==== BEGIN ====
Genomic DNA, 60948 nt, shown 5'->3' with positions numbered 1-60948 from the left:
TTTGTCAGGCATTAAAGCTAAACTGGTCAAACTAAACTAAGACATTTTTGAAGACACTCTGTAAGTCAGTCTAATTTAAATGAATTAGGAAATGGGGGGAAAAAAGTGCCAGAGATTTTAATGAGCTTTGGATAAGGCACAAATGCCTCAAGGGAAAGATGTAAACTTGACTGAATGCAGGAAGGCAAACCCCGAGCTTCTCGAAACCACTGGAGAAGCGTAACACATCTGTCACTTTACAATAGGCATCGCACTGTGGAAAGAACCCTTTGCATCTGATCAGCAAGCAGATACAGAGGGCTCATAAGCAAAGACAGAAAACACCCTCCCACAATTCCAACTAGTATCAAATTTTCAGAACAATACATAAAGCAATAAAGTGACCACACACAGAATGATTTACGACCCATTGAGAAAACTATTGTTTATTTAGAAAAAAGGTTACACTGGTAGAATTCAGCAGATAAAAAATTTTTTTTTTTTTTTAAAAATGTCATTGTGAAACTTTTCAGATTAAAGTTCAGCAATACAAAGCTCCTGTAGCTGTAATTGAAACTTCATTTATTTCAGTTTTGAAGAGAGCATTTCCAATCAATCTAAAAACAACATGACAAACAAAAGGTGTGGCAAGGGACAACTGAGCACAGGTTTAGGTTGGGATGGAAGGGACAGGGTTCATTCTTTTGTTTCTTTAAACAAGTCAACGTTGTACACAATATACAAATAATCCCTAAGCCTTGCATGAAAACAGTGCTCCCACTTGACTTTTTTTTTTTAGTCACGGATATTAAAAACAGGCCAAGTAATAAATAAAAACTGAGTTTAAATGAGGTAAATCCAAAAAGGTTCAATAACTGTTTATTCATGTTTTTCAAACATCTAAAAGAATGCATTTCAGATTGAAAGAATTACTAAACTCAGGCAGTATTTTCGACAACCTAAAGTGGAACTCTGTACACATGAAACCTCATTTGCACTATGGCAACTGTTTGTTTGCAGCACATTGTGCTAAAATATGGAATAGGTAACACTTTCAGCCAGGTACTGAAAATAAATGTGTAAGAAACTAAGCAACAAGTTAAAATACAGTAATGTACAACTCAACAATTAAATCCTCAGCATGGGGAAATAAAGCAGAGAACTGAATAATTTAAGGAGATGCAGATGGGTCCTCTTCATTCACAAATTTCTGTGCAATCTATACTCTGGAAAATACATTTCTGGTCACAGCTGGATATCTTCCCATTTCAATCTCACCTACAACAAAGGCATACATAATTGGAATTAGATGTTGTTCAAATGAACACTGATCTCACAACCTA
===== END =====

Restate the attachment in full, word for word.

Genomic DNA, 60948 nt, shown 5'->3' with positions numbered 1-60948 from the left:
TTTGTCAGGCATTAAAGCTAAACTGGTCAAACTAAACTAAGACATTTTTGAAGACACTCTGTAAGTCAGTCTAATTTAAATGAATTAGGAAATGGGGGGAAAAAAGTGCCAGAGATTTTAATGAGCTTTGGATAAGGCACAAATGCCTCAAGGGAAAGATGTAAACTTGACTGAATGCAGGAAGGCAAACCCCGAGCTTCTCGAAACCACTGGAGAAGCGTAACACATCTGTCACTTTACAATAGGCATCGCACTGTGGAAAGAACCCTTTGCATCTGATCAGCAAGCAGATACAGAGGGCTCATAAGCAAAGACAGAAAACACCCTCCCACAATTCCAACTAGTATCAAATTTTCAGAACAATACATAAAGCAATAAAGTGACCACACACAGAATGATTTACGACCCATTGAGAAAACTATTGTTTATTTAGAAAAAAGGTTACACTGGTAGAATTCAGCAGATAAAAAATTTTTTTTTTTTTTTAAAAATGTCATTGTGAAACTTTTCAGATTAAAGTTCAGCAATACAAAGCTCCTGTAGCTGTAATTGAAACTTCATTTATTTCAGTTTTGAAGAGAGCATTTCCAATCAATCTAAAAACAACATGACAAACAAAAGGTGTGGCAAGGGACAACTGAGCACAGGTTTAGGTTGGGATGGAAGGGACAGGGTTCATTCTTTTGTTTCTTTAAACAAGTCAACGTTGTACACAATATACAAATAATCCCTAAGCCTTGCATGAAAACAGTGCTCCCACTTGACTTTTTTTTTTTAGTCACGGATATTAAAAACAGGCCAAGTAATAAATAAAAACTGAGTTTAAATGAGGTAAATCCAAAAAGGTTCAATAACTGTTTATTCATGTTTTTCAAACATCTAAAAGAATGCATTTCAGATTGAAAGAATTACTAAACTCAGGCAGTATTTTCGACAACCTAAAGTGGAACTCTGTACACATGAAACCTCATTTGCACTATGGCAACTGTTTGTTTGCAGCACATTGTGCTAAAATATGGAATAGGTAACACTTTCAGCCAGGTACTGAAAATAAATGTGTAAGAAACTAAGCAACAAGTTAAAATACAGTAATGTACAACTCAACAATTAAATCCTCAGCATGGGGAAATAAAGCAGAGAACTGAATAATTTAAGGAGATGCAGATGGGTCCTCTTCATTCACAAATTTCTGTGCAATCTATACTCTGGAAAATACATTTCTGGTCACAGCTGGATATCTTCCCATTTCAATCTCACCTACAACAAAGGCATACATAATTGGAATTAGATGTTGTTCAAATGAACACTGATCTCACAACCTA